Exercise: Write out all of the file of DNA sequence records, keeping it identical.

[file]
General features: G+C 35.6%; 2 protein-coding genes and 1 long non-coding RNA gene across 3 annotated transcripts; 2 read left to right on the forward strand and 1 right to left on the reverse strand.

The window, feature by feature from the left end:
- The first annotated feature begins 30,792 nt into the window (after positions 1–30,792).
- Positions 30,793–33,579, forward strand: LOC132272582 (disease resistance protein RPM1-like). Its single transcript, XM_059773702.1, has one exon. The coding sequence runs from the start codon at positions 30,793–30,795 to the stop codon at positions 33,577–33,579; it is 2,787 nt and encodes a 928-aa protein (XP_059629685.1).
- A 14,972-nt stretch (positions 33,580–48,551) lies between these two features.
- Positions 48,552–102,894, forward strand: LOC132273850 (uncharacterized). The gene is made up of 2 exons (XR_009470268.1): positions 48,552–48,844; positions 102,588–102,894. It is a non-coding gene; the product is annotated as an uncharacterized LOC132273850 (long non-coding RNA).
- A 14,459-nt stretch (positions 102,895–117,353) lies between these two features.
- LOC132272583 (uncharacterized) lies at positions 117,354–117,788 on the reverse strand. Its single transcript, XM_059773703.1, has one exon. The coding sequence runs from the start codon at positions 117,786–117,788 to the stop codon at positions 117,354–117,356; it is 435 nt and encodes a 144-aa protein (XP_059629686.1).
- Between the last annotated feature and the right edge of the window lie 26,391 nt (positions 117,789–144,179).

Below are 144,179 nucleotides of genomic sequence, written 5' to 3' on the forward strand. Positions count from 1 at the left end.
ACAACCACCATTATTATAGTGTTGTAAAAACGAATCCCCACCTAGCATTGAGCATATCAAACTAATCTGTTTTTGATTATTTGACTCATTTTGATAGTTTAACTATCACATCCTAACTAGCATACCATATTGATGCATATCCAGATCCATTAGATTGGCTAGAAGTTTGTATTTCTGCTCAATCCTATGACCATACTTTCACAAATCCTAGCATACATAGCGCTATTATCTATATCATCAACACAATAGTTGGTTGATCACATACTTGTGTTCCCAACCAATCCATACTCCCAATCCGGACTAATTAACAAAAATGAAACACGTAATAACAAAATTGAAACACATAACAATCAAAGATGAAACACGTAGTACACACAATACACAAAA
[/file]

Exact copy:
General features: G+C 35.6%; 2 protein-coding genes and 1 long non-coding RNA gene across 3 annotated transcripts; 2 read left to right on the forward strand and 1 right to left on the reverse strand.

The window, feature by feature from the left end:
- The first annotated feature begins 30,792 nt into the window (after positions 1–30,792).
- Positions 30,793–33,579, forward strand: LOC132272582 (disease resistance protein RPM1-like). Its single transcript, XM_059773702.1, has one exon. The coding sequence runs from the start codon at positions 30,793–30,795 to the stop codon at positions 33,577–33,579; it is 2,787 nt and encodes a 928-aa protein (XP_059629685.1).
- A 14,972-nt stretch (positions 33,580–48,551) lies between these two features.
- Positions 48,552–102,894, forward strand: LOC132273850 (uncharacterized). The gene is made up of 2 exons (XR_009470268.1): positions 48,552–48,844; positions 102,588–102,894. It is a non-coding gene; the product is annotated as an uncharacterized LOC132273850 (long non-coding RNA).
- A 14,459-nt stretch (positions 102,895–117,353) lies between these two features.
- LOC132272583 (uncharacterized) lies at positions 117,354–117,788 on the reverse strand. Its single transcript, XM_059773703.1, has one exon. The coding sequence runs from the start codon at positions 117,786–117,788 to the stop codon at positions 117,354–117,356; it is 435 nt and encodes a 144-aa protein (XP_059629686.1).
- Between the last annotated feature and the right edge of the window lie 26,391 nt (positions 117,789–144,179).

Below are 144,179 nucleotides of genomic sequence, written 5' to 3' on the forward strand. Positions count from 1 at the left end.
ACAACCACCATTATTATAGTGTTGTAAAAACGAATCCCCACCTAGCATTGAGCATATCAAACTAATCTGTTTTTGATTATTTGACTCATTTTGATAGTTTAACTATCACATCCTAACTAGCATACCATATTGATGCATATCCAGATCCATTAGATTGGCTAGAAGTTTGTATTTCTGCTCAATCCTATGACCATACTTTCACAAATCCTAGCATACATAGCGCTATTATCTATATCATCAACACAATAGTTGGTTGATCACATACTTGTGTTCCCAACCAATCCATACTCCCAATCCGGACTAATTAACAAAAATGAAACACGTAATAACAAAATTGAAACACATAACAATCAAAGATGAAACACGTAGTACACACAATACACAAAA